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Burden of Proof

Federal Appeals Court Rejects Asylum Hearing for Elian Gonzalez

Aired June 1, 2000 - 12:30 p.m. ET


GRETA VAN SUSTEREN, CO-HOST: Today on BURDEN OF PROOF: A federal appeals court hands down its decision in the Elian Gonzalez case, rejecting a request for an asylum hearing.

ANNOUNCER: This is BURDEN OF PROOF, with Roger Cossack and Greta Van Susteren.

VAN SUSTEREN: Hello and welcome to BURDEN OF PROOF. I'm in Atlanta and behind me is the United States Court of Appeals for the 11th Circuit where, 90 minutes ago, the court handed down a decision in the Elian Gonzalez case.

ROGER COSSACK, CO-HOST: Now, the three-judge panel ruled against a request by Elian Gonzalez's Miami relatives, rejecting a request for an asylum hearing.

And joining us today from New Orleans is George Fowler, attorney for the Cuban American National Foundation. And here in Washington is Mandy Mathis (ph), former INS general counsel Paul Virtue and immigration attorney Jose Pertierra. And in the back row, Virginia Camerons (ph), Denny Sumpter (ph) and Trent Goins (ph).

VAN SUSTEREN: And joining us outside the Department of Justice is our Justice correspondent, Pierre Thomas.

Pierre, what's the reaction to this decision by the Justice Department?

PIERRE THOMAS, CNN JUSTICE CORRESPONDENT: Greta, Justice Department officials are elated. They're very happy with this particular decision. They feel like they've been vindicated. There have been a number of missteps in this particular case, but they say now, for the second time, a major ruling in their favor holding that the father speaks for the boy. They're very, very happy, Greta.

COSSACK: Pierre, what is the plans that the Justice Department have right now. I mean, are they expecting that there'll be an appeal from the Miami family, or do they expect that this case is pretty well over?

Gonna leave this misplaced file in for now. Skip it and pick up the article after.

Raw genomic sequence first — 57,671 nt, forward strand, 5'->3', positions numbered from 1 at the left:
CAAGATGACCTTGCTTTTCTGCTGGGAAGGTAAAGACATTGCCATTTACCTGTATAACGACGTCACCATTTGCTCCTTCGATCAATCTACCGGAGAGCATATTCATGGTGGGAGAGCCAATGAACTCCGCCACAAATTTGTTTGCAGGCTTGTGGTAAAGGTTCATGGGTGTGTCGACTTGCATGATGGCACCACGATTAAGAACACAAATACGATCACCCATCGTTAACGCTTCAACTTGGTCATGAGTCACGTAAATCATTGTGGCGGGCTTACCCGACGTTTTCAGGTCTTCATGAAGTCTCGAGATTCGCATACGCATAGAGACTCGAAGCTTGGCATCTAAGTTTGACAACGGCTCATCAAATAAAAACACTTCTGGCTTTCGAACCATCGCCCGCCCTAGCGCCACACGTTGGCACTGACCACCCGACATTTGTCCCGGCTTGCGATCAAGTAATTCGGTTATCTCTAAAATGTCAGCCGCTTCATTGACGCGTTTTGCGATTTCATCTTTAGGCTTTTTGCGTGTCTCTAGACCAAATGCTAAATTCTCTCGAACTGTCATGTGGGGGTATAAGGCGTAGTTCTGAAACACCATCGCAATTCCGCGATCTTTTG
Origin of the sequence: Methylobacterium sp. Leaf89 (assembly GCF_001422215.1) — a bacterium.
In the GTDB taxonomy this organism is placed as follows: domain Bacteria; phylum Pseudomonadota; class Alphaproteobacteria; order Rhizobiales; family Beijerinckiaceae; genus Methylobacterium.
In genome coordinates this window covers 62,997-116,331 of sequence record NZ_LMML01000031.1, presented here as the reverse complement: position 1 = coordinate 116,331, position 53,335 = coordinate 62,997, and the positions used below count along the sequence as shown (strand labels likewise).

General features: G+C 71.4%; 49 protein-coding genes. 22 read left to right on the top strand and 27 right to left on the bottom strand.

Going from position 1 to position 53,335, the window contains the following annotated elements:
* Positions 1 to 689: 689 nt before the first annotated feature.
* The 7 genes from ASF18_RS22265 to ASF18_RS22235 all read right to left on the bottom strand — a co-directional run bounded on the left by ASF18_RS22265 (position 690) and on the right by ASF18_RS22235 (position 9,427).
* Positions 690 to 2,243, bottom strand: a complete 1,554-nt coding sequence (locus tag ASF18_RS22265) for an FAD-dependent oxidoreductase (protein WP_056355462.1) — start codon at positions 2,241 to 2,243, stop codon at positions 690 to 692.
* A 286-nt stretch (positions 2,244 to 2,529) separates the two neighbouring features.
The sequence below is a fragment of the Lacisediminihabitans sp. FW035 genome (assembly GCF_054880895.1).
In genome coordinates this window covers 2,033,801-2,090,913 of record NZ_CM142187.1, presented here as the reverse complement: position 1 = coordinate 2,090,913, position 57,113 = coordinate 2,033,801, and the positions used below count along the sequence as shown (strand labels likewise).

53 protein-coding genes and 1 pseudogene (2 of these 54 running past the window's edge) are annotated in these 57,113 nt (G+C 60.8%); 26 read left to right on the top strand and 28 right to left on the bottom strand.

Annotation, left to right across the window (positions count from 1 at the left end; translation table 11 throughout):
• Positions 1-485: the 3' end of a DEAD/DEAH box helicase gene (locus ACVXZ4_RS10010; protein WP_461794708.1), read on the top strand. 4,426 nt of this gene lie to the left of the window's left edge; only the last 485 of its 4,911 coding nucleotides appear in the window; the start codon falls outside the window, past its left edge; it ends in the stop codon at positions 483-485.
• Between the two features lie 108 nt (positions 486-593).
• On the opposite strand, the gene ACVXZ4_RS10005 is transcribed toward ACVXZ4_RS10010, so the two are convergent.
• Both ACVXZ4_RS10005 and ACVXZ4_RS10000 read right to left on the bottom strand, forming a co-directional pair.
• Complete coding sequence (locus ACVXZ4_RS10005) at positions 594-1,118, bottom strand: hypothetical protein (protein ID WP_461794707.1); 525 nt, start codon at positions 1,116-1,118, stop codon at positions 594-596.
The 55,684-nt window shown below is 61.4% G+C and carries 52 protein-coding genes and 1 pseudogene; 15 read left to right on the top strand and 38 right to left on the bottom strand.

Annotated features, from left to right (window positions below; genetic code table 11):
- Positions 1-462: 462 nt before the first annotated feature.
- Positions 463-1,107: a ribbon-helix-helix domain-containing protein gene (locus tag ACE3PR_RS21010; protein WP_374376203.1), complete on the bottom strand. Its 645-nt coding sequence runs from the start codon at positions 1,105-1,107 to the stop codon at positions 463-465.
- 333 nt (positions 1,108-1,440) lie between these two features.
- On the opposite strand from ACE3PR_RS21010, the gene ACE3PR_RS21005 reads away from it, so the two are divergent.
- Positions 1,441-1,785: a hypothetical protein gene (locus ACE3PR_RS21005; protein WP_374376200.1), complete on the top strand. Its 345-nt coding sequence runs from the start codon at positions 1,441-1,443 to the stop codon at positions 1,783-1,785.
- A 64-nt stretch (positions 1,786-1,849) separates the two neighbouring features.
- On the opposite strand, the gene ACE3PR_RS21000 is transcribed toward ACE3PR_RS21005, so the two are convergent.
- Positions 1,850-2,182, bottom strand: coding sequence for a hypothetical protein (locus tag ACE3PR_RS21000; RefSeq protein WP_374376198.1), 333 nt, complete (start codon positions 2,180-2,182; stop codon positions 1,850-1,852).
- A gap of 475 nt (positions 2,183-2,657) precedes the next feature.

THOMAS: Well, most of the officials I talked to expect an appeal. They're waiting on this scheduled press conference, which we think will be coming momentarily, to see exactly what the attorneys for the Miami relatives will do. The ball is in their court, the Justice Department is waiting. They expect that they will seek an appeal.

COSSACK: Pierre, in terms of the 14-day rule that we've heard about, that what the 11th Circuit has sort of shortened the appeal, how does the Justice Department feel about that, and how do they interpret it?

THOMAS: Well, one of the things they pointed out is that this was an expedited appeal in the first place. So they're not totally surprised that the court would, in its ruling, try to move this process along. So they're hopeful that this process will wind down much more quickly than anticipated. Earlier, they were saying that if they had not heard from the court specifically, they would expect a 52-day period for the family to have a chance to appeal. The court has obviously decided they would like to move this along much quicker than that.

COSSACK: All right, George Fowler joins us.

George, this is not a happy day for you and your group. What are your plans and your reaction to the decision?

GEORGE FOWLER, CUBAN AMERICAN NATIONAL FOUNDATION: Well, it's not a happy day for us, it's not a happy day for America, and it's not a happy day for the principles that America stands for. We respect the decision of the court of appeals. We believe it's wrong. We have lodged an appeal before the United States Supreme Court.

But I cannot understand how this administration, or Justice Department officials, could be happy about sending a little boy back to a totalitarian regime where he will be told what to say, what to do, what job he will go to, what right to a religion he will have, and he will have no right to religious beliefs. It's a communist dictatorship. It's a sad day for America. It's -- I've never seen this in my lifetime, that we have sent back a person, in this case a child, back to a communist dictatorship.

You know, Elian Gonzalez will never be able to enjoy the right that foreigners do in his own country. Foreigners can go to hotels and enjoy the beautiful beaches and the Cuban sun. Cuban people are not allowed to go there.

COSSACK: George, let me...

FOWLER: And I -- let me say one thing, because I was very upset at CNN. You all did a program on the young pioneers in Cuba and made it look like Elian Gonzalez was going to be in a day camp. That is an atrocious distortion of the truth, Roger.

COSSACK: All right, George, let me just interrupt you. And I understand you have your opinions, but let me take us back a little bit on a legal course, if I could, for a second.

FOWLER: All right, let's do it. COSSACK: All right, you have -- your group has filed an appeal with the United States Supreme Court. The 11th Circuit Court of Appeals has said you have 14 days if you want to appeal with us. Is it your appeal with the Supreme Court -- does that indicate that you're not going to go back and ask the 11th Circuit for a rehearing or an en banc hearing, or you're going directly to the Supreme Court?